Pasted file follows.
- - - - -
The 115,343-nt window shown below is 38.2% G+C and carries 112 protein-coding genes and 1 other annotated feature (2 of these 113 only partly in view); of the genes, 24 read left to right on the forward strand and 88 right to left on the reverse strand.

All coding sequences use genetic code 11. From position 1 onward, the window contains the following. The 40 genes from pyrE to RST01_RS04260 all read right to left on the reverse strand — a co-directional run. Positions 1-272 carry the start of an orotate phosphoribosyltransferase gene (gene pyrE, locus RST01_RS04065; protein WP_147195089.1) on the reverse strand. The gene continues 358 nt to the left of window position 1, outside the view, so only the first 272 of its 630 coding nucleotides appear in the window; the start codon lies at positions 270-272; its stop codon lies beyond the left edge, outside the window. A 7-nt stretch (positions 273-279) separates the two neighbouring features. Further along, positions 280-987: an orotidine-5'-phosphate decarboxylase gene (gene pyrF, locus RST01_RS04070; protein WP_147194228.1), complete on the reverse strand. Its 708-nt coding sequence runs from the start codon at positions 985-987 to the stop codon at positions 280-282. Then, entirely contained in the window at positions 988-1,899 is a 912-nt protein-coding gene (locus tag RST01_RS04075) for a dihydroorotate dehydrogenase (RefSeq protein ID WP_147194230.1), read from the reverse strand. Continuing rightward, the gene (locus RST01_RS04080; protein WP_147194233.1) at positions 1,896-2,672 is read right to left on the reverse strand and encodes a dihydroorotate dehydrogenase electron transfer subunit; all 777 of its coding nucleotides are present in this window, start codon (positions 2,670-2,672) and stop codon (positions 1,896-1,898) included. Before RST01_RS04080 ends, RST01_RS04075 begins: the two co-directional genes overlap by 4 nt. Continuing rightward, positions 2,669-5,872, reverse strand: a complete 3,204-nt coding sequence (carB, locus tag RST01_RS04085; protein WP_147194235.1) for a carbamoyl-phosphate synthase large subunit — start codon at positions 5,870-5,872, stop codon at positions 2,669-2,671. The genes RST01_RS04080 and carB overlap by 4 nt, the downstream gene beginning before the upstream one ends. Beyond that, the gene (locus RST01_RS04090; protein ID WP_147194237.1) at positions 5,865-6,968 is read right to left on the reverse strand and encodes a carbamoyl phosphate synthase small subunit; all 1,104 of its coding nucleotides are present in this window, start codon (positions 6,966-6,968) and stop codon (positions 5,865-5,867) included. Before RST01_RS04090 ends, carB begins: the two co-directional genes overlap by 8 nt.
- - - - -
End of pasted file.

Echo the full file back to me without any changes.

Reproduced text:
The 115,343-nt window shown below is 38.2% G+C and carries 112 protein-coding genes and 1 other annotated feature (2 of these 113 only partly in view); of the genes, 24 read left to right on the forward strand and 88 right to left on the reverse strand.

All coding sequences use genetic code 11. From position 1 onward, the window contains the following. The 40 genes from pyrE to RST01_RS04260 all read right to left on the reverse strand — a co-directional run. Positions 1-272 carry the start of an orotate phosphoribosyltransferase gene (gene pyrE, locus RST01_RS04065; protein WP_147195089.1) on the reverse strand. The gene continues 358 nt to the left of window position 1, outside the view, so only the first 272 of its 630 coding nucleotides appear in the window; the start codon lies at positions 270-272; its stop codon lies beyond the left edge, outside the window. A 7-nt stretch (positions 273-279) separates the two neighbouring features. Further along, positions 280-987: an orotidine-5'-phosphate decarboxylase gene (gene pyrF, locus RST01_RS04070; protein WP_147194228.1), complete on the reverse strand. Its 708-nt coding sequence runs from the start codon at positions 985-987 to the stop codon at positions 280-282. Then, entirely contained in the window at positions 988-1,899 is a 912-nt protein-coding gene (locus tag RST01_RS04075) for a dihydroorotate dehydrogenase (RefSeq protein ID WP_147194230.1), read from the reverse strand. Continuing rightward, the gene (locus RST01_RS04080; protein WP_147194233.1) at positions 1,896-2,672 is read right to left on the reverse strand and encodes a dihydroorotate dehydrogenase electron transfer subunit; all 777 of its coding nucleotides are present in this window, start codon (positions 2,670-2,672) and stop codon (positions 1,896-1,898) included. Before RST01_RS04080 ends, RST01_RS04075 begins: the two co-directional genes overlap by 4 nt. Continuing rightward, positions 2,669-5,872, reverse strand: a complete 3,204-nt coding sequence (carB, locus tag RST01_RS04085; protein WP_147194235.1) for a carbamoyl-phosphate synthase large subunit — start codon at positions 5,870-5,872, stop codon at positions 2,669-2,671. The genes RST01_RS04080 and carB overlap by 4 nt, the downstream gene beginning before the upstream one ends. Beyond that, the gene (locus RST01_RS04090; protein ID WP_147194237.1) at positions 5,865-6,968 is read right to left on the reverse strand and encodes a carbamoyl phosphate synthase small subunit; all 1,104 of its coding nucleotides are present in this window, start codon (positions 6,966-6,968) and stop codon (positions 5,865-5,867) included. Before RST01_RS04090 ends, carB begins: the two co-directional genes overlap by 8 nt.